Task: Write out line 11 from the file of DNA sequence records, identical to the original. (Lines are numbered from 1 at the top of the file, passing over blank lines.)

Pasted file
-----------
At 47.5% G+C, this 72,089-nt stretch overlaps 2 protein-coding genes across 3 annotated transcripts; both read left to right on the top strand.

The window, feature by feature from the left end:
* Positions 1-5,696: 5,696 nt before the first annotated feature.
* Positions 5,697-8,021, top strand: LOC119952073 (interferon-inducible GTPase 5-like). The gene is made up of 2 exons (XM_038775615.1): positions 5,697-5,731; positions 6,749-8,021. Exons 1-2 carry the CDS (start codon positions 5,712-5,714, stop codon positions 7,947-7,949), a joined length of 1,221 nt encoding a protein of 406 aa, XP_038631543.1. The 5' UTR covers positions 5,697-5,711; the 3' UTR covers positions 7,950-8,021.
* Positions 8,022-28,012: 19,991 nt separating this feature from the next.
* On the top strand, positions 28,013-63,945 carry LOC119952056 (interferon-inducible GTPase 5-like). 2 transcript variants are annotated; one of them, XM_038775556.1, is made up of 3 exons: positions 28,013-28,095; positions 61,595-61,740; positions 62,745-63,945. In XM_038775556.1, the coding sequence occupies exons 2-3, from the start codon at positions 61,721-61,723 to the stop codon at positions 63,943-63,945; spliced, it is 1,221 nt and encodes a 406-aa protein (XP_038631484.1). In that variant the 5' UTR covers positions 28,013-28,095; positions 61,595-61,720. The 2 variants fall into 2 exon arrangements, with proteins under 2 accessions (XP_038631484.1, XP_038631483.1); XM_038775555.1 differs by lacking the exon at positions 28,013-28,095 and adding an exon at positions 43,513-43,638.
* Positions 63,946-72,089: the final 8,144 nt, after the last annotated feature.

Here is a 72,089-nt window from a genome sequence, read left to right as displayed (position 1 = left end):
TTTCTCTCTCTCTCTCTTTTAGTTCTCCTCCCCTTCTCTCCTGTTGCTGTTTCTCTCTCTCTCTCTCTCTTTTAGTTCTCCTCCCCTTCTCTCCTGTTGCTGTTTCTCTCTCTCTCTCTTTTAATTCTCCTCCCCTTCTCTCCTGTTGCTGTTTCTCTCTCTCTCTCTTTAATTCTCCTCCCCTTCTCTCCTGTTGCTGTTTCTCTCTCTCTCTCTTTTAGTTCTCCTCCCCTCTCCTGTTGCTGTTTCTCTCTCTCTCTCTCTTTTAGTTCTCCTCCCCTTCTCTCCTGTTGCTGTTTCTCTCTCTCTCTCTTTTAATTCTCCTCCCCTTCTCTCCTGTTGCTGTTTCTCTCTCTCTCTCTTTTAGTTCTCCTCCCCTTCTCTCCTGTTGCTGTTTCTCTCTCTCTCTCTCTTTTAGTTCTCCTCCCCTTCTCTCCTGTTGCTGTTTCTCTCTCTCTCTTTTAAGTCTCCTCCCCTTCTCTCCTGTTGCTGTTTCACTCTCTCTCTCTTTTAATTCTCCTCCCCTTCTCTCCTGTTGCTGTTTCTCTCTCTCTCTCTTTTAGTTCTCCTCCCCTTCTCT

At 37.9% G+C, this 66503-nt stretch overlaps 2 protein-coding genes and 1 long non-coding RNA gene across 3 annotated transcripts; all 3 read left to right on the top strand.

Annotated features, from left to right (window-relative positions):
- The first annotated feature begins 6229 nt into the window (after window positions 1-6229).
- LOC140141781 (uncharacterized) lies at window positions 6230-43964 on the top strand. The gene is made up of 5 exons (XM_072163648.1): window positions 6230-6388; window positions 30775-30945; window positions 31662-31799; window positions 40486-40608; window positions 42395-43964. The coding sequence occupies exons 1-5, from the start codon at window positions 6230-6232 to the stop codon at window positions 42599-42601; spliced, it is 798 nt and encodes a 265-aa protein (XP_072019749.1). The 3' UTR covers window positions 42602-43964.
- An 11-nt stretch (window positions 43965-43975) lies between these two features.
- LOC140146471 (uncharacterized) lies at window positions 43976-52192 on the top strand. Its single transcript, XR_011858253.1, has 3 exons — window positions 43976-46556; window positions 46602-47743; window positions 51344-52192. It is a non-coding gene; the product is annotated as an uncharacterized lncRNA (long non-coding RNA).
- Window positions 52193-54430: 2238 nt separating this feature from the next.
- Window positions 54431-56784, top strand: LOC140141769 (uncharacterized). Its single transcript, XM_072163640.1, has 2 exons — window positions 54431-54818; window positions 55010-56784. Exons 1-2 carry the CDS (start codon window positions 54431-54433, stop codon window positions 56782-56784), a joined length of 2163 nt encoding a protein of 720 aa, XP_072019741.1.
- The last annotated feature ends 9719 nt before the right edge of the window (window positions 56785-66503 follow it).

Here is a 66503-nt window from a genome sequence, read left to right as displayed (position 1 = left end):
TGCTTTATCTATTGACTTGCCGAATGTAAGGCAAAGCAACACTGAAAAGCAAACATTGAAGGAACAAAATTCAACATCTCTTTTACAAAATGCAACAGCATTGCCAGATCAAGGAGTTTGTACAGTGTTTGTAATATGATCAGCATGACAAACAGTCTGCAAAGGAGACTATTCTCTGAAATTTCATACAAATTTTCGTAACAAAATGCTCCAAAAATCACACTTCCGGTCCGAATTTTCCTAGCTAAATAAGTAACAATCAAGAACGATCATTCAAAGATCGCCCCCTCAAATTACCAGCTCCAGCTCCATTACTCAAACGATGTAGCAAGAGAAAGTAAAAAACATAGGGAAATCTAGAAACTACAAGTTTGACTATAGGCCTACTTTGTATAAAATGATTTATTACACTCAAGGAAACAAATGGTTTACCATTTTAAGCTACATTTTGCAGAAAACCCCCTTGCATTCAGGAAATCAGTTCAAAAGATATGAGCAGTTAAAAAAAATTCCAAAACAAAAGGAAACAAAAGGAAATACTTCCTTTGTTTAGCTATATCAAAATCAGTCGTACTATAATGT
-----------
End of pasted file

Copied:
Annotated features, from left to right (window-relative positions):